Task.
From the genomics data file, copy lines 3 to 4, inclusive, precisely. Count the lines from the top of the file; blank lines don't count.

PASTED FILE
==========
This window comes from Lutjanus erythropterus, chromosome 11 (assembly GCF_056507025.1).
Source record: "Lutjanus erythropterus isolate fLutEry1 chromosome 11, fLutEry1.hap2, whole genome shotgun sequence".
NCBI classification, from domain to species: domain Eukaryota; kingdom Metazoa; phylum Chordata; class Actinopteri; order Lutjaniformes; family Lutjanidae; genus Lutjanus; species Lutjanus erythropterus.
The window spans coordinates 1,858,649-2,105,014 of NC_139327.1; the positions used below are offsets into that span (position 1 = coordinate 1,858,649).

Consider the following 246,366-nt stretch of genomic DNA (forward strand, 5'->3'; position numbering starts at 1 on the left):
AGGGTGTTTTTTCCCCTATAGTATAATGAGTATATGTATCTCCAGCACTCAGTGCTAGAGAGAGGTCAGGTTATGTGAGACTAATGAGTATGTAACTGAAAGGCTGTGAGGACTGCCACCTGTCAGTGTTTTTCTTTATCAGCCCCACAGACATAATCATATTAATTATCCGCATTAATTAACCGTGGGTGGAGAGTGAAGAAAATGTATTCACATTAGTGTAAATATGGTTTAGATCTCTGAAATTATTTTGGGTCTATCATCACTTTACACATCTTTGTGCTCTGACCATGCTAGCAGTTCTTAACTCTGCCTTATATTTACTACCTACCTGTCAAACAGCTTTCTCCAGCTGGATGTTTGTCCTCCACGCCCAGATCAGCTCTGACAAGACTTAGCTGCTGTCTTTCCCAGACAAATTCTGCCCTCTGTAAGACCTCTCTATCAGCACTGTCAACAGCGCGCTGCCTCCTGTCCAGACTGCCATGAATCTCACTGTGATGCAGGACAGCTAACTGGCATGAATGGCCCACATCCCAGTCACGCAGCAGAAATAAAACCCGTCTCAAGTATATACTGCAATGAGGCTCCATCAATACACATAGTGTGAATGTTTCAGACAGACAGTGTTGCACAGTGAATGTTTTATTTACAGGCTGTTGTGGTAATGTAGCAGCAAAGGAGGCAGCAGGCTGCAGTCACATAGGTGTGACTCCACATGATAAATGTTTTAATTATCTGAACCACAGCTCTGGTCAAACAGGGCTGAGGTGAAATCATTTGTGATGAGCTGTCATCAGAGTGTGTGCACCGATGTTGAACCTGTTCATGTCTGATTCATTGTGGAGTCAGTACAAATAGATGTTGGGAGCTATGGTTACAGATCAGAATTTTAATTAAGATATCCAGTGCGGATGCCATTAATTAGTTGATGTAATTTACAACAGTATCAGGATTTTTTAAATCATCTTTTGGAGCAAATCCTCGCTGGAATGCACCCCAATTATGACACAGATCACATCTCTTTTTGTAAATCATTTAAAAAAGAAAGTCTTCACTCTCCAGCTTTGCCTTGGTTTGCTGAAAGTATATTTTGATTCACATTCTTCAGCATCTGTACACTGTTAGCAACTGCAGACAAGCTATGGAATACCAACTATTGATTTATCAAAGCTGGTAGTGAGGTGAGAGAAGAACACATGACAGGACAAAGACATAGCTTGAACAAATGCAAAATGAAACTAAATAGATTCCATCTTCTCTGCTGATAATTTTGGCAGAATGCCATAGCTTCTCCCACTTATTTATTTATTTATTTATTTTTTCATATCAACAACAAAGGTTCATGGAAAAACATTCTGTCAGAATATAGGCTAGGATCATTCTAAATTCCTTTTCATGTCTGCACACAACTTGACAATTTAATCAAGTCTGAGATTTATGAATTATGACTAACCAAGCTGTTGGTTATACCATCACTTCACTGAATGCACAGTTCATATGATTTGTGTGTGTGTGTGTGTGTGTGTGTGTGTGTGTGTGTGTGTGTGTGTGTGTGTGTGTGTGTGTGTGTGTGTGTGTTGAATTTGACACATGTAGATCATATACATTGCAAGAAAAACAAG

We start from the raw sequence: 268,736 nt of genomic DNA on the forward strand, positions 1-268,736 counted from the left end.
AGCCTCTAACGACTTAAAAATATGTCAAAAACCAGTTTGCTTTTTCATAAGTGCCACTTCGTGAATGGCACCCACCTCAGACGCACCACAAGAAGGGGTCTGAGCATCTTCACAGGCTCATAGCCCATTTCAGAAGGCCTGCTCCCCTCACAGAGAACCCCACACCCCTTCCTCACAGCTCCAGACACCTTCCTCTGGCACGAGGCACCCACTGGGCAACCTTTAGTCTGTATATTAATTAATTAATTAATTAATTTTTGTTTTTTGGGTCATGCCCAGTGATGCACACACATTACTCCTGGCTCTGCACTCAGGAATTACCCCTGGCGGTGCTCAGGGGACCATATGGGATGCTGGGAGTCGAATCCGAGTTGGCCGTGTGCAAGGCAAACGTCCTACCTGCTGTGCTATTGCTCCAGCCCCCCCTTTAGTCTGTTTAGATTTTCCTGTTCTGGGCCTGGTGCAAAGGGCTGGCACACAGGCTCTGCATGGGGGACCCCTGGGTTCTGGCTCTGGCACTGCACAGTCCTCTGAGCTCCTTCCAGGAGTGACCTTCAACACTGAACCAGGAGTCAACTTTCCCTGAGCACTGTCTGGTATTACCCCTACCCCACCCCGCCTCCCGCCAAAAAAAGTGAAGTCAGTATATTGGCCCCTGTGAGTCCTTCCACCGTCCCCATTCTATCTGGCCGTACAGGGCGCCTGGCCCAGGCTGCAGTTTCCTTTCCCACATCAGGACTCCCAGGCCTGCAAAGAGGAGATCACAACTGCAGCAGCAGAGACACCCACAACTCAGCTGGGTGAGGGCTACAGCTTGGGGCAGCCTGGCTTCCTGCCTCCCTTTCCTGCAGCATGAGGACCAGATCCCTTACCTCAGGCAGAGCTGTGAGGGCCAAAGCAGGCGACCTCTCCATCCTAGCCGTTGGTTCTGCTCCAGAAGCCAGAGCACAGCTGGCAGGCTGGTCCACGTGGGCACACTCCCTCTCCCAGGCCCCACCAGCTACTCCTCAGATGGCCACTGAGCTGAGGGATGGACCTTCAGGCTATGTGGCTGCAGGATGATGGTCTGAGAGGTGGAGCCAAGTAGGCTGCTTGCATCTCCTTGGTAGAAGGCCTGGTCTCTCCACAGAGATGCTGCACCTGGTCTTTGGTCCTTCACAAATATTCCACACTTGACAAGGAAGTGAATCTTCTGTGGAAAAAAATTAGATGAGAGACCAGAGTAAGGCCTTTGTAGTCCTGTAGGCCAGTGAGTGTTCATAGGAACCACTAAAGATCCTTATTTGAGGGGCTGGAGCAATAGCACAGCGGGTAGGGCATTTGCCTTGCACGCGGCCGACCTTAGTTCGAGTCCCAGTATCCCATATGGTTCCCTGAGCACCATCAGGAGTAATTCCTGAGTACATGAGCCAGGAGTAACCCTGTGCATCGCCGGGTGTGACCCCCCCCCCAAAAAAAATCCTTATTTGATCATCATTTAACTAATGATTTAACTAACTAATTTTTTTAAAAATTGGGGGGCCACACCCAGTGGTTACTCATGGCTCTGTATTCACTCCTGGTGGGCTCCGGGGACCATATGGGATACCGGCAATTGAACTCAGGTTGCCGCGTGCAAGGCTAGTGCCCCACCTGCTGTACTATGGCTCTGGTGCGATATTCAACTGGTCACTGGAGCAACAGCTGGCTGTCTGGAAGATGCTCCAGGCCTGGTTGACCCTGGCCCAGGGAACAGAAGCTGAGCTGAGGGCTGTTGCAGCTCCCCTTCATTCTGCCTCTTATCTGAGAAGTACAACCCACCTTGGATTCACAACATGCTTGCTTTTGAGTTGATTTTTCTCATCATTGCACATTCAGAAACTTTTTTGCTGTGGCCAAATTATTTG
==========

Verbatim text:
NCBI classification, from domain to species: domain Eukaryota; kingdom Metazoa; phylum Chordata; class Actinopteri; order Lutjaniformes; family Lutjanidae; genus Lutjanus; species Lutjanus erythropterus.
The window spans coordinates 1,858,649-2,105,014 of NC_139327.1; the positions used below are offsets into that span (position 1 = coordinate 1,858,649).